Vladimir Ushakov V. Russia – The 1980 Hague Convention, the child’s best interests and gender biases

By Tine Van Hof, PhD researcher at the University of Antwerp

 On the 18th of June 2019, the European Court of Human Rights gave judgment in the case of Vladimir Ushakov v. Russia (application no. 15122/17). The Court held by six votes to one that there has been a violation of the applicant’s right to family life under Article 8 ECHR. The case concerns Mr Ushakov who sought the return of his daughter V. to Finland after the mother I.K. took her to Russia. The Russian court refused to order the return of the child and based this decision on Article 13(1)(b) of the Hague Convention on Child Abduction. The Court carefully applies the general principles that have emerged in its previous case law on international child abduction. In that respect, the case is not very noteworthy. However, the dissenting opinion of Judge Dedov, in which he is critical of the Hague Convention, invites for discussion. This post will in particular respond to what Judge Dedov has defined as “deficiencies” of the Hague Convention.

Facts

The applicant, Vladimir Ushakov, is a Finnish national who works and lives in Finland. In 2009, he married I.K., a Russian national and the couple settled in Finland. On the 24th of December 2012 the couple welcomed daughter V. of whom they have joint custody. One month after V.’s birth, I.K. suffered two strokes, which partially paralyzed her. In June 2013, she went to Russia for medical treatment. From January until June 2013, the applicant took parental leave to take care of V. However, in July he started working again and therefore he decided to take V. to his parents in Norway. After her return to Finland in August, I.K. instituted return proceedings under the Hague Convention on Child Abduction for the return of her daughter. At the same time, I.K. filed for a divorce and requested sole custody of the child. The proceedings based on the Hague Convention came to an end when the applicant brought the child back to Finland in October. In April 2014, the competent Finnish District Court decided on the divorce and dissolved the marriage. The decision on the custody of V. was taken in December 2014 and entailed that the parents should have joint custody and the child should reside with her father. I.K. appealed the latter decision but the Court of Appeal upheld the decision of the District Court. I.K. then lodged an appeal to the Supreme Court, which was also unsuccessful.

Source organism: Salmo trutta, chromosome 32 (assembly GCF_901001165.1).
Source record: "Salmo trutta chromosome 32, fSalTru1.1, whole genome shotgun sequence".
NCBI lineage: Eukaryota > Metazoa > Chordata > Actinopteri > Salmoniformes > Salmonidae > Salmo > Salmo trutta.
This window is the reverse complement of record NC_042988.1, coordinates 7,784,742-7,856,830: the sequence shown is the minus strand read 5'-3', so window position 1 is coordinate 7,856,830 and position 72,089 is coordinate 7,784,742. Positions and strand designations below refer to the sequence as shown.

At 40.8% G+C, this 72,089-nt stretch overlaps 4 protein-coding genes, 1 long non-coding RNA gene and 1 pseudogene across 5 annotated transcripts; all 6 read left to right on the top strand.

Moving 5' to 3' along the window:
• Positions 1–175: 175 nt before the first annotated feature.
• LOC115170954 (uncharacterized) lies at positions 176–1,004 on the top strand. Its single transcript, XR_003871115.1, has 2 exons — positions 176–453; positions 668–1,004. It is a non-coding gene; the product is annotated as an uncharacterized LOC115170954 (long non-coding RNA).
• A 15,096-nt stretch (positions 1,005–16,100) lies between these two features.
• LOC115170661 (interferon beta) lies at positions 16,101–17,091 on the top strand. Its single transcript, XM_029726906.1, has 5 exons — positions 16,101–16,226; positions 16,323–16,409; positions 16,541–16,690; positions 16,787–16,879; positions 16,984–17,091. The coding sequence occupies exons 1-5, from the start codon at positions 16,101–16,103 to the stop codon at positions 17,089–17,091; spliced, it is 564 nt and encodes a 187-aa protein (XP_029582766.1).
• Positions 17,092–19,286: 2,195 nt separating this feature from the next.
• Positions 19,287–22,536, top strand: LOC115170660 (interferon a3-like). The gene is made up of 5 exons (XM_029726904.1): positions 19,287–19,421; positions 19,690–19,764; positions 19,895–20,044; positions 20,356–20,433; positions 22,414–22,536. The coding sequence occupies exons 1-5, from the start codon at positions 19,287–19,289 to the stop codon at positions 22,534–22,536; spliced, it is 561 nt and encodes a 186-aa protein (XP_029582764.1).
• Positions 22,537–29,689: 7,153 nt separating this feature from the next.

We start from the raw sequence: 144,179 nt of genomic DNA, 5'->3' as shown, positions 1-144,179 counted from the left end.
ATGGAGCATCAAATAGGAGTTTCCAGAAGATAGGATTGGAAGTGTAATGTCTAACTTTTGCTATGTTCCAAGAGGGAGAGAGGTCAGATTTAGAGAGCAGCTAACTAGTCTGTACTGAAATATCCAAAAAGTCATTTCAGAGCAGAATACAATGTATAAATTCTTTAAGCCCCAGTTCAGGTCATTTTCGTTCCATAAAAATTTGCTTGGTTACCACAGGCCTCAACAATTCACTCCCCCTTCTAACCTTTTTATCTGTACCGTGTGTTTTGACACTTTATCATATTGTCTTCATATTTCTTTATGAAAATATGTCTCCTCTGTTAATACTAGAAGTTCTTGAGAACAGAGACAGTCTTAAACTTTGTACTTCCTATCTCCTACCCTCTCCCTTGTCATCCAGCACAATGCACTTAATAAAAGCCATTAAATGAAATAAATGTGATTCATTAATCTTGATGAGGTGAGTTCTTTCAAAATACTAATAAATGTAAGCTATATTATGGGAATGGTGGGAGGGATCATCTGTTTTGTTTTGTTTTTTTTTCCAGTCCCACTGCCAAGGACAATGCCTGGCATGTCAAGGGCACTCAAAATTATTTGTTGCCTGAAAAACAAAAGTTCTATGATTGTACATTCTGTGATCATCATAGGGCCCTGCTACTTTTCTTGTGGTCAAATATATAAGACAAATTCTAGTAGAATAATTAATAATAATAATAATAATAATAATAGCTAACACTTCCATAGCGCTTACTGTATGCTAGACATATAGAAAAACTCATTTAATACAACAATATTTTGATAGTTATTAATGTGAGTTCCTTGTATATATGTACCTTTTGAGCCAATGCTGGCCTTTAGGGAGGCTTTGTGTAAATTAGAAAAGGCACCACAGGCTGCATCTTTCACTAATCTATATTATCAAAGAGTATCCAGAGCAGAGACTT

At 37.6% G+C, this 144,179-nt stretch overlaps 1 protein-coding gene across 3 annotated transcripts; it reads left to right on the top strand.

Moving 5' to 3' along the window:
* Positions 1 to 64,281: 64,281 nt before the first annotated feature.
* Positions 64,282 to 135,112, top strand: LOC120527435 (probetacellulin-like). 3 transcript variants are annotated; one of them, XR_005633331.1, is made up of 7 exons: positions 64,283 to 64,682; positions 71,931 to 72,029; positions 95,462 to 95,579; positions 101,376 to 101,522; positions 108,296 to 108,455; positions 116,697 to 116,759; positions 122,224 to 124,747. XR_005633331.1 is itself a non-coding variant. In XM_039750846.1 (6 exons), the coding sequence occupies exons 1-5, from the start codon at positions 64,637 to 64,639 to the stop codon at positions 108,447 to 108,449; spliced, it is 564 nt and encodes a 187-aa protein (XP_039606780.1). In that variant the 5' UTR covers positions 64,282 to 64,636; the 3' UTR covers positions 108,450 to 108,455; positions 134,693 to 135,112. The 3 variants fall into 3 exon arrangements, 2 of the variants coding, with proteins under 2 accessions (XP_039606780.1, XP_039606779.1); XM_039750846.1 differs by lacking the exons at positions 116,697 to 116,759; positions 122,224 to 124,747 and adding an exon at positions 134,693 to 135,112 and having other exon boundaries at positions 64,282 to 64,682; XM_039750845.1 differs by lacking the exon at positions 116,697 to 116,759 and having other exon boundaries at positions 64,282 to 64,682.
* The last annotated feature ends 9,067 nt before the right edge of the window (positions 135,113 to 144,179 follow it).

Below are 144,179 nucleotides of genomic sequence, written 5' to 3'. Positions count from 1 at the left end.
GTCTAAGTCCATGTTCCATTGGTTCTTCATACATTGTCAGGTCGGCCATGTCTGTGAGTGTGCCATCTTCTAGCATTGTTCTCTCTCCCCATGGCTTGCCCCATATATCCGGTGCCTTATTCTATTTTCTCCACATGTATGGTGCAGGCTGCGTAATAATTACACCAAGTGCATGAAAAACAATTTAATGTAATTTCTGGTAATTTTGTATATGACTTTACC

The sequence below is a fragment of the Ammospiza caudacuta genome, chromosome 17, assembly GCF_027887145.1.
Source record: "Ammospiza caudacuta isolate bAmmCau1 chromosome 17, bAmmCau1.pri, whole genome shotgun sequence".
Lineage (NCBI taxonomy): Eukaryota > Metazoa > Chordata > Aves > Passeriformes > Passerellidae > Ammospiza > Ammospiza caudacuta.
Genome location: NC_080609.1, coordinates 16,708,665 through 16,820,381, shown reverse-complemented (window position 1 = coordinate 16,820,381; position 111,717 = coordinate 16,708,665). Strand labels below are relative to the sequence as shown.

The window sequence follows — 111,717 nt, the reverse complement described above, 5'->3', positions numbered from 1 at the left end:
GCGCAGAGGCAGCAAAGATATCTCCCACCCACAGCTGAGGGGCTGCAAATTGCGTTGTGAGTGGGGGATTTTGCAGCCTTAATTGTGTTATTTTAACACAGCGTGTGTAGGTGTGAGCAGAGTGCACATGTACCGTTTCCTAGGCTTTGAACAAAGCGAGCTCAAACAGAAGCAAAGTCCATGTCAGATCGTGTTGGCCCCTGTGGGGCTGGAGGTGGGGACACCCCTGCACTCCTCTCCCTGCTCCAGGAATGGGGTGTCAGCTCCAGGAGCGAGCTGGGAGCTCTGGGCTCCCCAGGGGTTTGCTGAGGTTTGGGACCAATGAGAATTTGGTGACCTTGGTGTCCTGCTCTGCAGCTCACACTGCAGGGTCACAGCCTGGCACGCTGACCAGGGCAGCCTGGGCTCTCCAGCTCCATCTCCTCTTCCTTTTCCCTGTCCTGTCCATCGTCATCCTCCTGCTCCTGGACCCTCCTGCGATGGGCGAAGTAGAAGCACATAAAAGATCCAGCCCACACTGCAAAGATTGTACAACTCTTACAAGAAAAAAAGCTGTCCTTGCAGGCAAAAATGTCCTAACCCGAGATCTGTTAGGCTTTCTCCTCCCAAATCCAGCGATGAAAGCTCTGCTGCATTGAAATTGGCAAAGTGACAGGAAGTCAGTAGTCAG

Just after the decision of the District Court, in which it was decided that V. should reside with the applicant and before any decision on appeal, I.K. took the child to Russia and informed the applicant that she did not intend to come back. In August 2015, the applicant lodged an application in a Russian district court based on the Hague Convention for the return of his daughter to Finland. This application was granted; the court ordered the immediate return of V. This decision was, however, quashed by the City Court. The latter court refused the return of V. to Finland based on the argument that not Finland but Russia was V.’s State of habitual residence and the removal was therefore not unlawful within the meaning of Article 3 Hague Convention. Further, the City Court referred to medical documents confirming that V. suffers from allergic rhinitis, muscular hypertension, delayed speech, flat feel and iron deficiency. These medical conditions fell, according to the court, within the exception to return of Article 13(1)(b) of the Hague Convention. This Article provides that courts are not bound to order the return of the child if there is a grave risk that the child’s return would expose him or her to physical or psychological harm or otherwise place the child in an intolerable situation. The applicant’s attempts at cassation against this judgment were unsuccessful since both a judge of the City Court and a judge of the Supreme Court refused to refer the case for cassation review.

Judgment

The Court starts by setting out the general principles as emerged from its case law and especially from the Neulinger and Shuruk v. Switzerland (§§ 131-140) and the X v. Latvia (§§92-108) judgments.

The main obligation of domestic courts under Article 8 ECHR in cases of international child abduction is to strike a fair balance between the competing interests of the child, the parents and the public order. Domestic courts retain a certain margin of appreciation to determine whether a fair balance is struck. However, this obligation imposed by Article 8 ECHR should be interpreted in light of the requirements of the Hague Convention on Child abduction, the requirements of the United Nations Convention on the Rights of the Child (UNCRC) and the relevant rules and principles of international law applicable between the Contracting Parties. In light of these instruments, domestic courts have to take into account, while balancing the interests, that the best interests of the child are a primary consideration and that the objectives of prevention and immediate return of the Hague Convention correspond to a specific conception of the best interests of the child.